One of the more unusual vehicles in India is the hand-cycle. These are pedalled by hand rather than foot, as one would guess. I’ve not seen them elsewhere but they’re not uncommon here, usually used by disabled people.

I saw one man walking down the road who seemed to have feet but no legs. His arms reached to the ground and he walked with his hands, rather than his feet, swinging himself forward with both arms at once.

In this region of India there seemed to be very few signs written in the Latin alphabet. I therefore made a fair few wrong turns! One of the only types of sign consistently written in English were the directions to tourist attractions, evidently some government initiative.In the evening I reached Hajipur, a large town or small city. I went in search of a hotel. I asked at one, which would not allow me to bring my bike instead. A nearby man asked what I needed, and offered me directions. “Go straight,” he said while pointing at a T-junction. “Then turn left,” he said while pointing right. Luckily he decided to hop on his bike and very kindly led me to the hotel. He was very friendly and this provided a nice positive note to a day which had been rather lacking in those!

I headed out in the evening to try and get a sim card. This wasn’t a touristy place though and I couldn’t get a sim without a local ID. While walking, I spent a few minutes trying to count the time between hearing car horns. There were two longish periods, one of six seconds and one of three. Apart from that two seconds was the longest gap. It really does my head in!

The road out of Hajipur was a dual carriageway. One side of it was completely blocked by trucks, though, so all the traffic used the other side. It turned out the reason for the blockage was some protest by a bridge. I managed to squeeze past, get over the bridge, and clamber down some steps to the road beneath.This road went through what seemed to be a never ending settlement. For the next few hours there was absolutely no break in the people. The road itself was very narrow, barely wide enough for a car.The narrow road meant that every overtake was a close one, and there was a ridiculous amount of honking which really had me on edge. Since there was so little space I was repeatedly forced off the road by cars and motorcycles, as the drivers wanted to be next to me so they could stare and take pictures. There was one particular car who kept on pulling alongside and slowing down, with the passenger holding his phone out the window to record/photograph me. There really wasn’t space for this so I told the guy I was going to take his phone if he didn’t move on. They left.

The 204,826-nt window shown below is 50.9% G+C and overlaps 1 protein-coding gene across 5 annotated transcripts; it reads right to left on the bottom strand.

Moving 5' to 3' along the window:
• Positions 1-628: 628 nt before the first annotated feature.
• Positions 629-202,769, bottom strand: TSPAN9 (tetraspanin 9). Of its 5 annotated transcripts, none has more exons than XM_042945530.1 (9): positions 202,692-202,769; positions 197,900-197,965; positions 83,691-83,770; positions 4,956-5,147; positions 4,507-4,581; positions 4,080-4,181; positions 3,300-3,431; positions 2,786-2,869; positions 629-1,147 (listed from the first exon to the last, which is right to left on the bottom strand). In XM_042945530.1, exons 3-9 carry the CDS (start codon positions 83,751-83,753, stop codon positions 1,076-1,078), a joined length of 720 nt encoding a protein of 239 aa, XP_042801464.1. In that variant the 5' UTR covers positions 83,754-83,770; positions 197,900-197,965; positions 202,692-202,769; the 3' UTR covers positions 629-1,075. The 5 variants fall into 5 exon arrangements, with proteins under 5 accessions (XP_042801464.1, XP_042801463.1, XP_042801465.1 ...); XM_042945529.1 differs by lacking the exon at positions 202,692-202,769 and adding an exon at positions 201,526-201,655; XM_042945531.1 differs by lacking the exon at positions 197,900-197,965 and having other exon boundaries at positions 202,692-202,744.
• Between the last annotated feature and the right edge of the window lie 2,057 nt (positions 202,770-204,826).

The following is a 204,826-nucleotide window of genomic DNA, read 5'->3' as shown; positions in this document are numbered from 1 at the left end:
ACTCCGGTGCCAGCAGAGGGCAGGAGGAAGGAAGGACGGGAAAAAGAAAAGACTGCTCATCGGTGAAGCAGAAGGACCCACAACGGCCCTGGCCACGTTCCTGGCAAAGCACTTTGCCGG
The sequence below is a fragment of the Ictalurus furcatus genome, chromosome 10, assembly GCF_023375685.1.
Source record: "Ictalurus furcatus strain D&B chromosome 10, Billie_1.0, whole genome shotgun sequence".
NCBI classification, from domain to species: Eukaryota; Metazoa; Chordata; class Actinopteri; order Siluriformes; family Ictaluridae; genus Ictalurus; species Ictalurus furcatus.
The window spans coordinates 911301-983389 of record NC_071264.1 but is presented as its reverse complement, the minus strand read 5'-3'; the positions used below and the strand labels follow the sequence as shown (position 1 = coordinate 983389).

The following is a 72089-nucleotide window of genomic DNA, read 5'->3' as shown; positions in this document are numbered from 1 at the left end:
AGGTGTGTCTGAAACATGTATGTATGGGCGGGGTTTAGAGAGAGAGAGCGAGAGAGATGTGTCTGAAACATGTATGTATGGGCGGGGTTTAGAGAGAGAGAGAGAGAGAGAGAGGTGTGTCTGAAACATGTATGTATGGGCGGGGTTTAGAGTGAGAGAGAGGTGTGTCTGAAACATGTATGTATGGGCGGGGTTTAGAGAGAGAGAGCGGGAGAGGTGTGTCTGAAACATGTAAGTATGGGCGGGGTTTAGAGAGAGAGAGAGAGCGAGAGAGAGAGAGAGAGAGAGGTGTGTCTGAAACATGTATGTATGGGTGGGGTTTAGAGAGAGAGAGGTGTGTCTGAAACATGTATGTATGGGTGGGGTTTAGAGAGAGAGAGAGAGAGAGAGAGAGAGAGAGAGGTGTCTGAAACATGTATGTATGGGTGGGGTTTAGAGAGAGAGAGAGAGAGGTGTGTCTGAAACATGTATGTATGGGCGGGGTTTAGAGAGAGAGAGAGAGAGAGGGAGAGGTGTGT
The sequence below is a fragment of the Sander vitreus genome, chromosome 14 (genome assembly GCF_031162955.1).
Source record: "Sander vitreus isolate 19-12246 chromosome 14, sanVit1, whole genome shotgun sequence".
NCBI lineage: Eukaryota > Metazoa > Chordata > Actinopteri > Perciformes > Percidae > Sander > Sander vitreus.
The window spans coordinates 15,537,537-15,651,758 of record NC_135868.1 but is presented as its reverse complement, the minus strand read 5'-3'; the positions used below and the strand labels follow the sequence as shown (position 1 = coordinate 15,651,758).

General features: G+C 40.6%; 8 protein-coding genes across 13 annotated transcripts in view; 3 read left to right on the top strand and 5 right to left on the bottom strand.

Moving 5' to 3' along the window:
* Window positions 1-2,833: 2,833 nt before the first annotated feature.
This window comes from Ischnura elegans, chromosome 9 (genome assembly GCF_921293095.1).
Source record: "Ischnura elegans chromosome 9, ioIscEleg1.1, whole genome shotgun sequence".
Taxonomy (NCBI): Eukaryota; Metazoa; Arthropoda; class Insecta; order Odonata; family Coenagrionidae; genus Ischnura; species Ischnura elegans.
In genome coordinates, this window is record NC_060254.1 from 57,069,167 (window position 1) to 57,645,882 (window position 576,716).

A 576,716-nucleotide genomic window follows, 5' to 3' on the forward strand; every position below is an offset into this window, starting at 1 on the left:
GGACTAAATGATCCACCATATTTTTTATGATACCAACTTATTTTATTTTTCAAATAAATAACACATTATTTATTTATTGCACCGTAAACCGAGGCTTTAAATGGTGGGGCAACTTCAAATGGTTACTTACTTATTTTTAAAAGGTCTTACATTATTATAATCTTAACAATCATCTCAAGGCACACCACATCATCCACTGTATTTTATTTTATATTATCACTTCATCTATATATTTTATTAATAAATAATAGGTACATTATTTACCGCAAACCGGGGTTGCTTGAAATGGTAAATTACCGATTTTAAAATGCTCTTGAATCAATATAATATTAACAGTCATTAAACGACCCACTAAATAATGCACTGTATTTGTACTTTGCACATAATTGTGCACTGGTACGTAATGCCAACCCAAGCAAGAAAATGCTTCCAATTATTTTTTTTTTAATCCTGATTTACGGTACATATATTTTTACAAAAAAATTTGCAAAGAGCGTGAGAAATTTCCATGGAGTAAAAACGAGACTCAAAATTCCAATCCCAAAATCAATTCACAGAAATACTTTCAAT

I wanted to rest but there was nowhere I would be able to stop without drawing a crowd. Finally there was a short unoccupied stretch of road, near a bridge, and I pushed the bike away to take a rest. Unfortunately I was seen by kids, who stopped to stare. Soon a crowd gathered. To begin with they just stayed on the bridge and talked/laughed about me. After a few minutes some came down to stare close up and to try and grab some of my things. I resumed cycling.Not long after that I had a puncture in my front tyre. I stopped, removed a sharp object from the inside of the tyre, and put in a new inner tube. I found a spot partly hidden by a parked car, and was pretty quick, so there were only about fifteen people surrounding me by the time I was done.